The Windmill Massacre


Reviewed by: Jennie Kermode

The Windmill Massacre
"With a lot of characters to deal with, The Windmill Massacre wastes no time on setting up. The basic logic of the situation is quickly established and there’s never much of a pause between deaths."

If you’re looking for a location for a scary film, the Netherlands, with its open landscapes, neat little villages and tendency to cultivate cycle paths rather than psychopaths, wouldn’t seem to have much to offer. Windmills, however, have their share of gruesome legends attached. Nick Jongerius’ feature debut draws on these old stories, and on city dwellers’ willingness to believe that being an hour’s walk from town equals isolation, to invite us to share a night of terror with a group of tourists whose bus has broken down.

Why are these people taking a bus tour of windmill country? It turns out that it’s not just because they want to see the sights – they have lots of reasons. One is on the run after assaulting her abusive father; another is seeking refuge from his guilt after betraying his grandmother’s trust. A father with his son in tow keeps losing his temper with everyone in his determination that they have a good time. The boy is worried because he can’t get hold of his mother. As they find out more about each other after their breakdown, the passengers come to realise that they have a lot of dark secrets. Were they really just unlucky, or has something sinister brought them to this place?

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With a lot of characters to deal with, The Windmill Massacre wastes no time on setting up. The basic logic of the situation is quickly established and there’s never much of a pause between deaths. While this will keep slasher fans paying attention, a bit more inventiveness in methods of dispatch would have been appreciated. The rush to get through them leads to some confusion, and other points are hammered home more often than is needed. In a way, though, this unevenness suits the film, because it harks back to the genre favourites of the Eighties; a tighter movie might have a more difficult time winning the affection of fans.

Though this is an ensemble piece, it centres on young Australian Jennifer, who is given a bit more weight by Australian actress Charlotte Beaumont than is there in the script. The best performance comes from young Adam Thomas Wright, building on the promise he showed back in 2011 in The Awakening, and his scenes help the film to stay grounded, giving us a reason to care. It helps that he has one of the better written characters, observing events and asking pertinent questions as the others rush en masse to believe whatever theory is convenient for advancing the plot.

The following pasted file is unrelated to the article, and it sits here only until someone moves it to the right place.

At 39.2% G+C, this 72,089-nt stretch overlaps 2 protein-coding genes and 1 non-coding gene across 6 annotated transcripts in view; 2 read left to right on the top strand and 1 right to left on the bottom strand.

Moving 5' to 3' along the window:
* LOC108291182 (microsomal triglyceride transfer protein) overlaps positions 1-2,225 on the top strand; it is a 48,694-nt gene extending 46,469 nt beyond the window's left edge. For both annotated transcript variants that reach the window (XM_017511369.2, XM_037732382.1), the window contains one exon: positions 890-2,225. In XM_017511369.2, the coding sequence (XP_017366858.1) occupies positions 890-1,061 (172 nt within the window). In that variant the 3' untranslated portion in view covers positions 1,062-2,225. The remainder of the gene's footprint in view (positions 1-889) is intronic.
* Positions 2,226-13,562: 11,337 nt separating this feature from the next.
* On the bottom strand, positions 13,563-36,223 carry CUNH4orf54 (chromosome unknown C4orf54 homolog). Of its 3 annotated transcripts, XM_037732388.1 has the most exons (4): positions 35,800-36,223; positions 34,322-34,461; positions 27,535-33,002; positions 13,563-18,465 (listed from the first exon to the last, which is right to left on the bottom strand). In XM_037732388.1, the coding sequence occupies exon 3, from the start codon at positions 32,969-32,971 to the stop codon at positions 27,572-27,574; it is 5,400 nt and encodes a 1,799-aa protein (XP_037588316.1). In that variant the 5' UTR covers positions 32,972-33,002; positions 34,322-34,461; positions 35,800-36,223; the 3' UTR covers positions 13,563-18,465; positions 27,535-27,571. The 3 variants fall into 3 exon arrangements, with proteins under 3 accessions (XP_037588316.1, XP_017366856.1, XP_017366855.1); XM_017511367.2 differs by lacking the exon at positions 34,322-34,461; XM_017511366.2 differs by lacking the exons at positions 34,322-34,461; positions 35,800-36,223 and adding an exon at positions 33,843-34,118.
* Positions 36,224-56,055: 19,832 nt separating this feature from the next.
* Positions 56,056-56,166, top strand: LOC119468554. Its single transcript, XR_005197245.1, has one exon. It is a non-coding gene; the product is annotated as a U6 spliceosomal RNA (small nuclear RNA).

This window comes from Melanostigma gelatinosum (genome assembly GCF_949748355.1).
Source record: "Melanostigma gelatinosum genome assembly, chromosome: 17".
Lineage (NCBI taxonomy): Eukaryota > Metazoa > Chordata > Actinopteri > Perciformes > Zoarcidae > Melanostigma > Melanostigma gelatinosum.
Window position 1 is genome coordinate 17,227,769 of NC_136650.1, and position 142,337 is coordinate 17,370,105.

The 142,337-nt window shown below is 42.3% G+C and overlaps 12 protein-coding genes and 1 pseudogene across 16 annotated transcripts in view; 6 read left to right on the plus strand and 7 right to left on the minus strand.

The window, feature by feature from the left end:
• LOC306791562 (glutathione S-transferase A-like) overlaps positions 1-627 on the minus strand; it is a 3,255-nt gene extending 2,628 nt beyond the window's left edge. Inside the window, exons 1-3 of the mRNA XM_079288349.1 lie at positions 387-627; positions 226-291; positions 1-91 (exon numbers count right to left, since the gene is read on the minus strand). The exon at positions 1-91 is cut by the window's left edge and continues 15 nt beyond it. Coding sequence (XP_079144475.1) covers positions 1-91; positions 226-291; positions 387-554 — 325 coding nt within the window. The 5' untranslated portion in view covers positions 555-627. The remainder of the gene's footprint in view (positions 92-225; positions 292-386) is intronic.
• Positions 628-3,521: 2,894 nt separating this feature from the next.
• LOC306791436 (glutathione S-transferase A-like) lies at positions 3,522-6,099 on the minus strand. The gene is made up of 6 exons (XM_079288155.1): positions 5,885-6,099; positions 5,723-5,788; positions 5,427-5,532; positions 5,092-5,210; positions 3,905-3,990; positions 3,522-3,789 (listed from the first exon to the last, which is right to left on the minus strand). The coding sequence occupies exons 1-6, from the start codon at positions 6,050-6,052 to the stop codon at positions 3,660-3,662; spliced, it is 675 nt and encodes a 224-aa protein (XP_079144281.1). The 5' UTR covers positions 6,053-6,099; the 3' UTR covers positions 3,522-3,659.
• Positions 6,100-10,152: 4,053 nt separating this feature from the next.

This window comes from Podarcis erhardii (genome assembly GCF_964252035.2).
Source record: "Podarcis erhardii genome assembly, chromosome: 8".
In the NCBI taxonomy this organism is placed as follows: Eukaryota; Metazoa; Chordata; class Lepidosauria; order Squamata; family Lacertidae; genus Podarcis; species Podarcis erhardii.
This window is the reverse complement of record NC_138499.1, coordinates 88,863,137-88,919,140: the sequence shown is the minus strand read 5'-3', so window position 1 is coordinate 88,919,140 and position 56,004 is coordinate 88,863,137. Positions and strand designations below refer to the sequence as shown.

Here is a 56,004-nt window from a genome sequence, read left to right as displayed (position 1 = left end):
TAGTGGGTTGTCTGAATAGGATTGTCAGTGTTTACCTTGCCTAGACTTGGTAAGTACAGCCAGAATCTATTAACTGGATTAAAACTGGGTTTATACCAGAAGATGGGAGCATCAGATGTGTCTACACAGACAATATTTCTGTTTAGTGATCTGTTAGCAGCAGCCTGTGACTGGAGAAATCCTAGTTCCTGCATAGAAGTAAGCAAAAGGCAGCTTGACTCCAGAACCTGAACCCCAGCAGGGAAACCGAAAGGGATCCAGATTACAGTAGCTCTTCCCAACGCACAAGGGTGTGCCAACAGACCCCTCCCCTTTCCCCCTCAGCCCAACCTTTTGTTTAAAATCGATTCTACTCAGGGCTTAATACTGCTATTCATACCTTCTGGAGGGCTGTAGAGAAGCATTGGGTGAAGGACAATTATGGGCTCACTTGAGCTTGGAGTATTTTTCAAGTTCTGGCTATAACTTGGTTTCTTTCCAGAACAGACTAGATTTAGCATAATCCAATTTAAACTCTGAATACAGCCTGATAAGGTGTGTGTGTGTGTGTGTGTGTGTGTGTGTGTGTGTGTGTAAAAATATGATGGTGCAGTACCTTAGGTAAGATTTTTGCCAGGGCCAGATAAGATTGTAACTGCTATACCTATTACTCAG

With the action taking place entirely at night, the film builds its atmosphere at the expense of the visual element, and over-hasty editing robs some scenes of the impact they deserve. Jongerius struggles to balance the dread of inevitable doom with the more urgent kind of fear that can only stem from thinking that the characters have a chance. He also struggles with creating a suitably threatening demonic presence, but things pick up when the action gets more physical following a last minute twist. Though the windmill itself doesn’t get much of a look in and there are none of the inventive tricks of, say, The Brides Of Dracula or Sleepy Hollow, it works nicely in the background and lends character to what is otherwise a very straightforward slasher film, cheesy morality and all. The film has a healthier attitude to women and to mental health issues than its predecessors, but it’s essentially a nostalgia trip.

Reviewed on: 30 Aug 2016
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When their bus breaks down, tourists are forced to seek shelter in a disused barn beside a sinister windmill where, legend has it, a Devil-worshipping miller once ground the bones of locals instead of grain.
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Director: Nick Jongerius

Writer: Chris W Mitchell, Suzy Quid

Starring: Noah Taylor, Charlotte Beaumont, Patrick Baladi, Fiona Hampton, Ben Batt

Year: 2016

Runtime: 85 minutes

BBFC: 18 - Age Restricted

Country: Netherlands


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